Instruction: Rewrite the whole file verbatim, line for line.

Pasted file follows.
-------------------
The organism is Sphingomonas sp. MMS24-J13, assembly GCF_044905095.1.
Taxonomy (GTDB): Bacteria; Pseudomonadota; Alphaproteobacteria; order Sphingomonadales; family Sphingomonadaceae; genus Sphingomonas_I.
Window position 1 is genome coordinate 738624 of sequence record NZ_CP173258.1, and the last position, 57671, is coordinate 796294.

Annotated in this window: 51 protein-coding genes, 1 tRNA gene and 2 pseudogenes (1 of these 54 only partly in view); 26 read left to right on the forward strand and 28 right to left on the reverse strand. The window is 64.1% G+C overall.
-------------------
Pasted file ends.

The organism is Sphingomonas sp. MMS24-J13, assembly GCF_044905095.1.
Taxonomy (GTDB): Bacteria; Pseudomonadota; Alphaproteobacteria; order Sphingomonadales; family Sphingomonadaceae; genus Sphingomonas_I.
Window position 1 is genome coordinate 738624 of sequence record NZ_CP173258.1, and the last position, 57671, is coordinate 796294.

Annotated in this window: 51 protein-coding genes, 1 tRNA gene and 2 pseudogenes (1 of these 54 only partly in view); 26 read left to right on the forward strand and 28 right to left on the reverse strand. The window is 64.1% G+C overall.